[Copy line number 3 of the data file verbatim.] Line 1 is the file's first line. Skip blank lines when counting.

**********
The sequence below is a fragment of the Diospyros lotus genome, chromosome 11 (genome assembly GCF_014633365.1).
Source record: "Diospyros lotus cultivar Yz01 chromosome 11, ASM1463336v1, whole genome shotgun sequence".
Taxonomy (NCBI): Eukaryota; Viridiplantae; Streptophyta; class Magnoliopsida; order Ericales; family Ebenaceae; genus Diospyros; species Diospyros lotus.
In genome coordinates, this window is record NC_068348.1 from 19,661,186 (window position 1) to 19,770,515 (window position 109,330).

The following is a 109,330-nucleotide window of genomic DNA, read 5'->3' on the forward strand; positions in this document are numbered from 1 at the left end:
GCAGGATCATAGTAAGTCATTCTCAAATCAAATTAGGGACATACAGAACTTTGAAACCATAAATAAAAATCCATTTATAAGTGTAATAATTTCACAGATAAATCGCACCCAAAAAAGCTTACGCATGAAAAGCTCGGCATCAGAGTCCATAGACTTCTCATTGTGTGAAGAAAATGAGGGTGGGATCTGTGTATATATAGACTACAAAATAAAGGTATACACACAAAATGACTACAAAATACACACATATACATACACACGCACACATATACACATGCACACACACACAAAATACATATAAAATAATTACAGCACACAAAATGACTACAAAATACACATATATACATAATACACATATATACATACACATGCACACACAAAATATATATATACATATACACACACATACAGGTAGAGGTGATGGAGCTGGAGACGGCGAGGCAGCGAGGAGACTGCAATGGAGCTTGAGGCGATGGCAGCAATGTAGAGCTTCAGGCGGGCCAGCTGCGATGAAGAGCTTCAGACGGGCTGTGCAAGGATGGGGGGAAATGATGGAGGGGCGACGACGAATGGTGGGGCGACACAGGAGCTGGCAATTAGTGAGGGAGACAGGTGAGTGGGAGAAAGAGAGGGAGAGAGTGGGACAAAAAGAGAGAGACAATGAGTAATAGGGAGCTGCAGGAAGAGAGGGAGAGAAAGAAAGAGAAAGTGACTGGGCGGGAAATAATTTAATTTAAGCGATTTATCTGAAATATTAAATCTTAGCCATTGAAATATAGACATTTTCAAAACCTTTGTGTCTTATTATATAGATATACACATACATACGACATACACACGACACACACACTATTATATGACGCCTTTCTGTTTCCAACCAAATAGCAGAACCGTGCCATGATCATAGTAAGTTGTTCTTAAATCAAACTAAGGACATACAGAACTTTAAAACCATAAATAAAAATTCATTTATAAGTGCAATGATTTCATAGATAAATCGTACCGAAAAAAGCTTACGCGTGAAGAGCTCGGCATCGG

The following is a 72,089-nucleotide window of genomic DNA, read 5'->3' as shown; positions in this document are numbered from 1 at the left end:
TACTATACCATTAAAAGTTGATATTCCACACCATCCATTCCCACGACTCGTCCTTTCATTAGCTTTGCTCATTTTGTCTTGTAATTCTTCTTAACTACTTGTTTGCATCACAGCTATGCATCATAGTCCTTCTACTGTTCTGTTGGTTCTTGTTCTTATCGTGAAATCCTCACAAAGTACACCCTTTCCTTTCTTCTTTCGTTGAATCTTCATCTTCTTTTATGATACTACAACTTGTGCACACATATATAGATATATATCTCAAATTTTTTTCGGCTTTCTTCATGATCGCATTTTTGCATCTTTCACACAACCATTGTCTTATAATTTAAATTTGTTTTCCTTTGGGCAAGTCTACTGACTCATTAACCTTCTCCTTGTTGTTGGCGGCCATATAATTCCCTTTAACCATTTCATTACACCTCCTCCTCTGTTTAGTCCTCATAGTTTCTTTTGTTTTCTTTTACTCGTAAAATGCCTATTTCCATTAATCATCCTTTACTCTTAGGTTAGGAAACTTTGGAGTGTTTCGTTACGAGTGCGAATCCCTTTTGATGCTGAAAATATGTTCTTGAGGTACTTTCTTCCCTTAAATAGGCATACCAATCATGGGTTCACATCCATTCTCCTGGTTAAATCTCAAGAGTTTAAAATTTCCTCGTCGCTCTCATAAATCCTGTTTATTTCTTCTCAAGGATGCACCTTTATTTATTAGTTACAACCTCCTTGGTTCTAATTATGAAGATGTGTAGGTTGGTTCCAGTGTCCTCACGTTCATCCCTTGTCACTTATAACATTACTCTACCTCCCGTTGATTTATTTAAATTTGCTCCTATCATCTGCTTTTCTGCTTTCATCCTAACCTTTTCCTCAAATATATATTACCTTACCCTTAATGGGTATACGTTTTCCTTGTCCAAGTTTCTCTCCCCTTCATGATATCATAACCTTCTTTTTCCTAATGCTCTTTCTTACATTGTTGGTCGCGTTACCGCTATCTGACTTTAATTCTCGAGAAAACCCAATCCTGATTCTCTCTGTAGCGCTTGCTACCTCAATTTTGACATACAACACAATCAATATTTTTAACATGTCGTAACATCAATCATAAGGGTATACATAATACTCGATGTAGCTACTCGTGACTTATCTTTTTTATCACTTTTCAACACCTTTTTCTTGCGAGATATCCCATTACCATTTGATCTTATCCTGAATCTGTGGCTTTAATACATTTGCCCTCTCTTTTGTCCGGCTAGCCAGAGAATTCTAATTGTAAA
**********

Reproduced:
Taxonomy (NCBI): Eukaryota; Viridiplantae; Streptophyta; class Magnoliopsida; order Ericales; family Ebenaceae; genus Diospyros; species Diospyros lotus.